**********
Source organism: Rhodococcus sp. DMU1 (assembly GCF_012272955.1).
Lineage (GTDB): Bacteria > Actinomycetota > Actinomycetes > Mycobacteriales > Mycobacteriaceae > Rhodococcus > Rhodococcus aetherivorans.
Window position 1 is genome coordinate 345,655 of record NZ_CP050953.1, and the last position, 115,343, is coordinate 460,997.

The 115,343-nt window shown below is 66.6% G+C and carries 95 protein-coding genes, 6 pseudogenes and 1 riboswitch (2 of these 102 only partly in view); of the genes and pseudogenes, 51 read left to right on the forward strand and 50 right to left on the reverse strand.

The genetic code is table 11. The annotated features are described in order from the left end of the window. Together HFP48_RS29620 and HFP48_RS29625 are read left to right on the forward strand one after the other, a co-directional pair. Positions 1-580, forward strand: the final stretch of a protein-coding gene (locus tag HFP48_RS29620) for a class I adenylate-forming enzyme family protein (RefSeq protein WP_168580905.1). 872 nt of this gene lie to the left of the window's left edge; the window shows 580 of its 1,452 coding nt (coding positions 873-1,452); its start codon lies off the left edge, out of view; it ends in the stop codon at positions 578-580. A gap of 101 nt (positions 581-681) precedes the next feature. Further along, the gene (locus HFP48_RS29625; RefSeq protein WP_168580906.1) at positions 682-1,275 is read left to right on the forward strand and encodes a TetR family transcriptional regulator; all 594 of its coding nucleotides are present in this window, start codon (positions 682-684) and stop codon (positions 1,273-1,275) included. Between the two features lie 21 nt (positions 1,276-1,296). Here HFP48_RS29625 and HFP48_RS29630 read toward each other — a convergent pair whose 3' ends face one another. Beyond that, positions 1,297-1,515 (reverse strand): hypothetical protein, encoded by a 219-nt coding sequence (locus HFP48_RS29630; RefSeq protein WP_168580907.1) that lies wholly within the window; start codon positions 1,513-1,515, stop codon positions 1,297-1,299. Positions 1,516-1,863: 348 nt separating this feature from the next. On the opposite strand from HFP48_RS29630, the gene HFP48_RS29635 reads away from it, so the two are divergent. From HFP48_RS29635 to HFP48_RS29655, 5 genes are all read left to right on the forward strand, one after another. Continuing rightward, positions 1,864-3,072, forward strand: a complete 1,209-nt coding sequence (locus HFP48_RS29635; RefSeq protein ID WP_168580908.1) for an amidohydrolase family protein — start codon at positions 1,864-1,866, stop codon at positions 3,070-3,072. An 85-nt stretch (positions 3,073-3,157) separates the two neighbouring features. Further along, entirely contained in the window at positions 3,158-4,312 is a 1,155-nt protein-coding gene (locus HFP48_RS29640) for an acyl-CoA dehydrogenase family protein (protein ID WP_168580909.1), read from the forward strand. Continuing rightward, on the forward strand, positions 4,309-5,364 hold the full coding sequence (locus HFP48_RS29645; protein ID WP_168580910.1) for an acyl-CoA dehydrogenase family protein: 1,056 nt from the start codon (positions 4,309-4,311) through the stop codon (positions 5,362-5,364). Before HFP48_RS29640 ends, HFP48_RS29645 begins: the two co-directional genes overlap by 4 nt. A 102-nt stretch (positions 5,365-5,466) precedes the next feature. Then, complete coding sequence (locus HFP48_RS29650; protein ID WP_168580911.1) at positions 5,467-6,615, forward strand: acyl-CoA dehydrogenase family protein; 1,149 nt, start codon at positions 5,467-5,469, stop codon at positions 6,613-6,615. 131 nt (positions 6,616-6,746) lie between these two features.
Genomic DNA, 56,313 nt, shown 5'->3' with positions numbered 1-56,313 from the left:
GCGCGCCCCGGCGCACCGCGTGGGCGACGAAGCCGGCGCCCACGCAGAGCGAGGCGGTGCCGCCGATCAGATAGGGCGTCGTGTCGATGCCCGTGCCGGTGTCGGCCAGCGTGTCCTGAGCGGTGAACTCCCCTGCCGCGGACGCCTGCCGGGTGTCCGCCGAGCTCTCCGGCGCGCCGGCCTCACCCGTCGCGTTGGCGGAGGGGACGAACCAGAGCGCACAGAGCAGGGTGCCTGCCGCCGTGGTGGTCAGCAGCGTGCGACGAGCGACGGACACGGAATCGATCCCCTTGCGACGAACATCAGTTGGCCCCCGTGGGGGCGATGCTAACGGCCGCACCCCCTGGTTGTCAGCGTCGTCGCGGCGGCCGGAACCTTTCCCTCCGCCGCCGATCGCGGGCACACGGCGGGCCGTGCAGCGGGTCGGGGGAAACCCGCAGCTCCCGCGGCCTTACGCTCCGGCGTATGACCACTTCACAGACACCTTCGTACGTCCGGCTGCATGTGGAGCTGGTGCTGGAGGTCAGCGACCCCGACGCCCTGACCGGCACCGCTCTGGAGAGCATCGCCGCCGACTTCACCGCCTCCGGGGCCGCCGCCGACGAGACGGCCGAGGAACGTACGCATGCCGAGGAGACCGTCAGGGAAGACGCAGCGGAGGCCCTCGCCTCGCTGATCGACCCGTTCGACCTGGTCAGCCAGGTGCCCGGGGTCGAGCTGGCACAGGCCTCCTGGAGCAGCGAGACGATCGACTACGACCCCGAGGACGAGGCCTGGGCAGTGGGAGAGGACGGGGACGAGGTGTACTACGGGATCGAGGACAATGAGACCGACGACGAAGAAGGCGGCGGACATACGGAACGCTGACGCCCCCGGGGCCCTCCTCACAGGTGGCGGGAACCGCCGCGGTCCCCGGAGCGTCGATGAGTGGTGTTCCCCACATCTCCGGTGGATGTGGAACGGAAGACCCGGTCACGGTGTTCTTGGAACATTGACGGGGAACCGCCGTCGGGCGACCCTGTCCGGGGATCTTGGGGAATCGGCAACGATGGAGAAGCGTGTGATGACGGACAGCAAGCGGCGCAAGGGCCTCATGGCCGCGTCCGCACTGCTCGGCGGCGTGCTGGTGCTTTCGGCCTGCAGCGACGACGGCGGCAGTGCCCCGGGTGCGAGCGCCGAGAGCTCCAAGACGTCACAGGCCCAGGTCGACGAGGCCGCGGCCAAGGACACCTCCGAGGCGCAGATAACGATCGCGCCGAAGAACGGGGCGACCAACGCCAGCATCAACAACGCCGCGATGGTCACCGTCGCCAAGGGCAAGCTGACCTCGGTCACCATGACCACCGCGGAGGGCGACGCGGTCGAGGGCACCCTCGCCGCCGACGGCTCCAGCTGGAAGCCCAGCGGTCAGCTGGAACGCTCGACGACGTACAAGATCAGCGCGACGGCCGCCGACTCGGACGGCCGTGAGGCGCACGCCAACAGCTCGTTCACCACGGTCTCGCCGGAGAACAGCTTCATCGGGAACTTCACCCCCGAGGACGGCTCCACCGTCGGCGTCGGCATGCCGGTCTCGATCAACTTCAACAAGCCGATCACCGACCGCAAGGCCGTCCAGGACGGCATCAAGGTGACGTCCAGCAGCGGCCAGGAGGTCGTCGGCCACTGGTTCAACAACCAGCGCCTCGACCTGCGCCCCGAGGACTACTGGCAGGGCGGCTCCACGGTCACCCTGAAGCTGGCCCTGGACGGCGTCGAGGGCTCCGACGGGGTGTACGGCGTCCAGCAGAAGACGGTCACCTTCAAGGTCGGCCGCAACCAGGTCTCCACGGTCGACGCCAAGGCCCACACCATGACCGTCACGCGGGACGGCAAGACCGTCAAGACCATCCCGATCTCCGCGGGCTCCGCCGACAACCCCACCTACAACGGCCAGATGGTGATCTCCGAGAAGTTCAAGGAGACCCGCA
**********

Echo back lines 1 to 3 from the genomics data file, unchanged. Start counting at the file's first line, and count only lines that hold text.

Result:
Source organism: Rhodococcus sp. DMU1 (assembly GCF_012272955.1).
Lineage (GTDB): Bacteria > Actinomycetota > Actinomycetes > Mycobacteriales > Mycobacteriaceae > Rhodococcus > Rhodococcus aetherivorans.
Window position 1 is genome coordinate 345,655 of record NZ_CP050953.1, and the last position, 115,343, is coordinate 460,997.